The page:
New Book Explores The Heart-Wrenching Tale Of A Family That Carries Rare Alzheimer’s-Causing Gene

Apr 3, 2017

"The Inheritance" is a new book by Pittsburgh-based writer Niki Kapsambelis. It tells the story of the DeMoe family from North Dakota, who carry a rare genetic mutation that guarantees they will get Alzheimer’s disease at a young age.

The DeMoes have been integral to strides made in Alzheimer’s research over the past several decades, including advances made here, at the University of Pittsburgh.

90.5 WESA’s Liz Reid spoke with Kapsambelis and will Dr. William Klunk, co-director of Pitt’s Alzheimer’s Research Center. Klunk is credited with helping to develop a method for imaging Alzheimer’s in the living brain, something that wasn’t possible before his team’s discovery in 2002.

This conversation has been edited for length and clarity.

Credit Simon & Schuster

LIZ REID: Niki, I want to start with you. Tell me about the first time you met the DeMoe family. You were just planning on writing one news article about them is that right?

NIKI KAPSAMBELIS: Yeah, I met them in April 2009. I actually was hired by Dr. Klunk's group to write an article about them for a newsletter. They are a really remarkable bunch. They're unique in their approach to life. Very humble, funny, down-to-earth people. They really make you feel at home, but what they're doing is so extraordinary in contrast to that. The family has a mutation that gives them early onset Alzheimer's, and it's a little bit different from what we think of in the general population. If you have this mutation, you're guaranteed to get it and you are, I believe, pretty much guaranteed to get it young. They typically develop symptoms in their 40s and they pass away in their 50s. And then they also have a 50 percent chance of passing it on to their children, which they found out after they already had children.

REID: And so Dr. Klunk, what then makes someone with this mutation good for doing research?

WILLIAM KLUNK: The goal for Alzheimer's research over the past decade was to push intervention earlier and earlier. So we look for biomarkers of the disease earlier and earlier, before the typical symptoms are present. But if you do this in the general population, you don't know if you're doing it in someone destined to get the disease or someone not, so you don't know what your findings mean at that time. And these people, you know who's going to get disease, like Niki said, and who's not. So you can compare them directly and you have a much better way to interpret the results you get.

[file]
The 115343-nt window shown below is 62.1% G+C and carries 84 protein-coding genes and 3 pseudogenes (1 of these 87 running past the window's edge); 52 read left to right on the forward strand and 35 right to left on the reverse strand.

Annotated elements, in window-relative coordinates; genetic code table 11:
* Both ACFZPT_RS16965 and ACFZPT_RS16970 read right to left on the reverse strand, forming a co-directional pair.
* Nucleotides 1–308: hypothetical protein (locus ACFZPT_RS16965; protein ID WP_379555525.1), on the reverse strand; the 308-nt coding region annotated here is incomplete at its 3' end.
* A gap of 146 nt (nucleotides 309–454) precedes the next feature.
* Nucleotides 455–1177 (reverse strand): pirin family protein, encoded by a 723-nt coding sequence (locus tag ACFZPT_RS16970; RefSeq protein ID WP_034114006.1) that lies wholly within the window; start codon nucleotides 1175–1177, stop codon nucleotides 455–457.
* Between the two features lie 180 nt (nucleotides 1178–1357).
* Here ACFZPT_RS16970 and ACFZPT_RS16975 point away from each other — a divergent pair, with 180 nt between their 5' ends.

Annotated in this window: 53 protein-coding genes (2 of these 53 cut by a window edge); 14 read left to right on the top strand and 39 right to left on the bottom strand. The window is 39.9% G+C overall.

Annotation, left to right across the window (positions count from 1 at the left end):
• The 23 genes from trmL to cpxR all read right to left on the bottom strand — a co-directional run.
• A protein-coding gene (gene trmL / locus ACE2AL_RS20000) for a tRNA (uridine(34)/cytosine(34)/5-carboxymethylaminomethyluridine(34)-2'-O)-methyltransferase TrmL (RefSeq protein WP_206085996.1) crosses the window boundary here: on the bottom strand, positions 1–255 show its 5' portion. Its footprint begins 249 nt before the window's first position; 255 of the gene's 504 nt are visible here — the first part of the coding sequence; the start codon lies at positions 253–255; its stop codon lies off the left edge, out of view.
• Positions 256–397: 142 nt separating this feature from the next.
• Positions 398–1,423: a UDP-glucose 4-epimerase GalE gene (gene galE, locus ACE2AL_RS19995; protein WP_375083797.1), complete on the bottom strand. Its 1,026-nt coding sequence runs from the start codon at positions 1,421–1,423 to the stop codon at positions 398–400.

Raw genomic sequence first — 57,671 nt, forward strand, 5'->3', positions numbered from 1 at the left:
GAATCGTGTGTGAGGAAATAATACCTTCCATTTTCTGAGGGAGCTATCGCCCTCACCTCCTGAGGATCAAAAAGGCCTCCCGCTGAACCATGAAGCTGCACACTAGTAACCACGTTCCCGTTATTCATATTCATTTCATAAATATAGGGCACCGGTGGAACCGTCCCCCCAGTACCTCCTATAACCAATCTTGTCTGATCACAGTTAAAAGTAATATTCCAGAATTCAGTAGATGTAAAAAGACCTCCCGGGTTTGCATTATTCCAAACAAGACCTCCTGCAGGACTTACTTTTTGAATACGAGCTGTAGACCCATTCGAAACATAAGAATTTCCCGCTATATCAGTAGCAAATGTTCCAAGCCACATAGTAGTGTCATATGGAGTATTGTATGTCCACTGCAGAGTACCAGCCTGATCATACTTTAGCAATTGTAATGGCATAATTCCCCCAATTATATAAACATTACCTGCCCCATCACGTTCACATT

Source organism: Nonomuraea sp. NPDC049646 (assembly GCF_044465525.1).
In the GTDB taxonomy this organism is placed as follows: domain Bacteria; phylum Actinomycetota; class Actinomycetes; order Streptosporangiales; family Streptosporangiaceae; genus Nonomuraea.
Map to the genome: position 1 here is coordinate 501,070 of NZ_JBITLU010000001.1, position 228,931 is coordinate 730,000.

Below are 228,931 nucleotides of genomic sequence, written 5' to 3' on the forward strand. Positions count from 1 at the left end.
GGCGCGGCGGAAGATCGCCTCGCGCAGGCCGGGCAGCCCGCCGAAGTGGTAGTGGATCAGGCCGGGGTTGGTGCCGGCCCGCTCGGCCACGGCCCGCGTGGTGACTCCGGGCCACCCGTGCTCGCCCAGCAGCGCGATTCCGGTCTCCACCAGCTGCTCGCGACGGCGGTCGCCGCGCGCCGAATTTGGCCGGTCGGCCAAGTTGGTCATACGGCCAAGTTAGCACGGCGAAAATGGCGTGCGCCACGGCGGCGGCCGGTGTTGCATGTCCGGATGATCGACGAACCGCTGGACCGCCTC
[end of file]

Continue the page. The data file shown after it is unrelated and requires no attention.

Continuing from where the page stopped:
REID: You tested many members of the DeMoe family for the mutation, and for the most part you wanted to tell them in person. So they would fly out from North Dakota or Wyoming or Colorado or wherever they were at the time and you would deliver the news in person. Why?

Family patriarch Galen DeMoe's high school graduation photo.
Credit DeMoe family

KLUNK: Well, you know, that's just a standard part of the genetic counseling. You don't call someone up and leave a voicemail saying you have a mutation that will guarantee you you'll die from Alzheimer's disease when you're in your late 40s or 50s. You know, it's a whole process, it's not just telling them what the results of the tests were. We first sit down with them at the same table and talk about whether they really want to get the test. We try to bring up things that they may not think about. You know it may have this implication. What about long term care insurance, what about this what about the what about having kids. What if you're negative. You know, that doesn't come without feelings also. And we try to have them sort of, let's say, think through a day believing that you're positive and then think through a day believing that you're negative, and you're telling us you want the test today and we'll draw the blood and we'll get the test results back. But before you (get) it, you'll get another chance to say yes or no, I want these test results back. And then we impart the information be it happy or sad and then we talk about what that means for that person and, it's a whole process, it's not just sitting down and telling them.